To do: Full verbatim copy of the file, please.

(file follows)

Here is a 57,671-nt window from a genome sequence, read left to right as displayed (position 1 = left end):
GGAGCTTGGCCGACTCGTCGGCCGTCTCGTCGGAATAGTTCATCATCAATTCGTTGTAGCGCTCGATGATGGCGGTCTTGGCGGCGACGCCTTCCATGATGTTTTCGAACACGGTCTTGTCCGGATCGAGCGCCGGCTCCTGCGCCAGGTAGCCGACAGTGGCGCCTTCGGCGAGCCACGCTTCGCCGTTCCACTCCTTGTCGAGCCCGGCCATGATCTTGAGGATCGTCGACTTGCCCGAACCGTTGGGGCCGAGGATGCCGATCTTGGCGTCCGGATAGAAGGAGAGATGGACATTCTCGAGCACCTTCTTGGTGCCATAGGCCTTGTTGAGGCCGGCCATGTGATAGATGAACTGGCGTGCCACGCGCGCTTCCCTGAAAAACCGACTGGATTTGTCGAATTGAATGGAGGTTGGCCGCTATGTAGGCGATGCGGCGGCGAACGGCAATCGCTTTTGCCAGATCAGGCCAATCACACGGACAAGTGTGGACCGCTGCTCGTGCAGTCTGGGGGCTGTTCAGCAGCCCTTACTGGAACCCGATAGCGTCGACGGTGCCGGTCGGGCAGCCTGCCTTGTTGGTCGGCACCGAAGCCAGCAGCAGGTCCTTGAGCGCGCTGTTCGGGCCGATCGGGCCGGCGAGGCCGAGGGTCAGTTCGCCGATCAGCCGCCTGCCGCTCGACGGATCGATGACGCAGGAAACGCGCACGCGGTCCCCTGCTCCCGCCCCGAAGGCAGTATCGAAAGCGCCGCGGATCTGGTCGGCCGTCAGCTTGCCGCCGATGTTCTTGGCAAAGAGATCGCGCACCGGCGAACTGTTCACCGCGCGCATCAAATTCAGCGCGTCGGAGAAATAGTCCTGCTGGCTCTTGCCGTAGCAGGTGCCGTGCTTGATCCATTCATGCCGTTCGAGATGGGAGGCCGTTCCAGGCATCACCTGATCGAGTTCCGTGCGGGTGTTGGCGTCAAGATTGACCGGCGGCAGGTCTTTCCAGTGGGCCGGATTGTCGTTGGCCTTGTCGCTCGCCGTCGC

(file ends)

Here is a 57,671-nt window from a genome sequence, read left to right as displayed (position 1 = left end):
GGAGCTTGGCCGACTCGTCGGCCGTCTCGTCGGAATAGTTCATCATCAATTCGTTGTAGCGCTCGATGATGGCGGTCTTGGCGGCGACGCCTTCCATGATGTTTTCGAACACGGTCTTGTCCGGATCGAGCGCCGGCTCCTGCGCCAGGTAGCCGACAGTGGCGCCTTCGGCGAGCCACGCTTCGCCGTTCCACTCCTTGTCGAGCCCGGCCATGATCTTGAGGATCGTCGACTTGCCCGAACCGTTGGGGCCGAGGATGCCGATCTTGGCGTCCGGATAGAAGGAGAGATGGACATTCTCGAGCACCTTCTTGGTGCCATAGGCCTTGTTGAGGCCGGCCATGTGATAGATGAACTGGCGTGCCACGCGCGCTTCCCTGAAAAACCGACTGGATTTGTCGAATTGAATGGAGGTTGGCCGCTATGTAGGCGATGCGGCGGCGAACGGCAATCGCTTTTGCCAGATCAGGCCAATCACACGGACAAGTGTGGACCGCTGCTCGTGCAGTCTGGGGGCTGTTCAGCAGCCCTTACTGGAACCCGATAGCGTCGACGGTGCCGGTCGGGCAGCCTGCCTTGTTGGTCGGCACCGAAGCCAGCAGCAGGTCCTTGAGCGCGCTGTTCGGGCCGATCGGGCCGGCGAGGCCGAGGGTCAGTTCGCCGATCAGCCGCCTGCCGCTCGACGGATCGATGACGCAGGAAACGCGCACGCGGTCCCCTGCTCCCGCCCCGAAGGCAGTATCGAAAGCGCCGCGGATCTGGTCGGCCGTCAGCTTGCCGCCGATGTTCTTGGCAAAGAGATCGCGCACCGGCGAACTGTTCACCGCGCGCATCAAATTCAGCGCGTCGGAGAAATAGTCCTGCTGGCTCTTGCCGTAGCAGGTGCCGTGCTTGATCCATTCATGCCGTTCGAGATGGGAGGCCGTTCCAGGCATCACCTGATCGAGTTCCGTGCGGGTGTTGGCGTCAAGATTGACCGGCGGCAGGTCTTTCCAGTGGGCCGGATTGTCGTTGGCCTTGTCGCTCGCCGTCGC